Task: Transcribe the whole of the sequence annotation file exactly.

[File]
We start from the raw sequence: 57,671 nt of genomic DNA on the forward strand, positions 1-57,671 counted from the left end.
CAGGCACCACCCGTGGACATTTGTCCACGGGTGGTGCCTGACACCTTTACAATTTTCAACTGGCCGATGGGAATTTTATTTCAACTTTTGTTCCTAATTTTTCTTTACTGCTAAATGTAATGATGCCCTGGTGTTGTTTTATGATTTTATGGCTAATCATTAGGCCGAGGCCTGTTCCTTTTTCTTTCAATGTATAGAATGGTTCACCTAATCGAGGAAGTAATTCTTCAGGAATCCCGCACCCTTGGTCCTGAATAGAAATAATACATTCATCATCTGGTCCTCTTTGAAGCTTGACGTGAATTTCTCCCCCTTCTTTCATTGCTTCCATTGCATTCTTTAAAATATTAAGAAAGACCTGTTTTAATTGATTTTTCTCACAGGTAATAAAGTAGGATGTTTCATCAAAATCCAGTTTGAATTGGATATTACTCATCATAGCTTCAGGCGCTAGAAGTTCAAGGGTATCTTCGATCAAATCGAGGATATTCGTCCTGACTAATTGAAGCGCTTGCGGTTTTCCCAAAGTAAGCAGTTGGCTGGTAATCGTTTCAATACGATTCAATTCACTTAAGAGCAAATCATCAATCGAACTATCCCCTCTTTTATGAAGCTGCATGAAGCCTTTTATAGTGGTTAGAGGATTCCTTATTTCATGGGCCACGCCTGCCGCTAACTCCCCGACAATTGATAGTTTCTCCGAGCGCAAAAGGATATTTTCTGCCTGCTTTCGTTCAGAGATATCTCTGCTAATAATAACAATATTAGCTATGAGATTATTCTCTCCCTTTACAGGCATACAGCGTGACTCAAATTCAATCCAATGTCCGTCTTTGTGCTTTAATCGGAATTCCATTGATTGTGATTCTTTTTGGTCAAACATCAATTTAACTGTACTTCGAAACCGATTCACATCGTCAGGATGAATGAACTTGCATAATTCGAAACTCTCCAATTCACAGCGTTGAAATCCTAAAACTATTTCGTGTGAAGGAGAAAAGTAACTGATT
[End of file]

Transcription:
We start from the raw sequence: 57,671 nt of genomic DNA on the forward strand, positions 1-57,671 counted from the left end.
CAGGCACCACCCGTGGACATTTGTCCACGGGTGGTGCCTGACACCTTTACAATTTTCAACTGGCCGATGGGAATTTTATTTCAACTTTTGTTCCTAATTTTTCTTTACTGCTAAATGTAATGATGCCCTGGTGTTGTTTTATGATTTTATGGCTAATCATTAGGCCGAGGCCTGTTCCTTTTTCTTTCAATGTATAGAATGGTTCACCTAATCGAGGAAGTAATTCTTCAGGAATCCCGCACCCTTGGTCCTGAATAGAAATAATACATTCATCATCTGGTCCTCTTTGAAGCTTGACGTGAATTTCTCCCCCTTCTTTCATTGCTTCCATTGCATTCTTTAAAATATTAAGAAAGACCTGTTTTAATTGATTTTTCTCACAGGTAATAAAGTAGGATGTTTCATCAAAATCCAGTTTGAATTGGATATTACTCATCATAGCTTCAGGCGCTAGAAGTTCAAGGGTATCTTCGATCAAATCGAGGATATTCGTCCTGACTAATTGAAGCGCTTGCGGTTTTCCCAAAGTAAGCAGTTGGCTGGTAATCGTTTCAATACGATTCAATTCACTTAAGAGCAAATCATCAATCGAACTATCCCCTCTTTTATGAAGCTGCATGAAGCCTTTTATAGTGGTTAGAGGATTCCTTATTTCATGGGCCACGCCTGCCGCTAACTCCCCGACAATTGATAGTTTCTCCGAGCGCAAAAGGATATTTTCTGCCTGCTTTCGTTCAGAGATATCTCTGCTAATAATAACAATATTAGCTATGAGATTATTCTCTCCCTTTACAGGCATACAGCGTGACTCAAATTCAATCCAATGTCCGTCTTTGTGCTTTAATCGGAATTCCATTGATTGTGATTCTTTTTGGTCAAACATCAATTTAACTGTACTTCGAAACCGATTCACATCGTCAGGATGAATGAACTTGCATAATTCGAAACTCTCCAATTCACAGCGTTGAAATCCTAAAACTATTTCGTGTGAAGGAGAAAAGTAACTGATT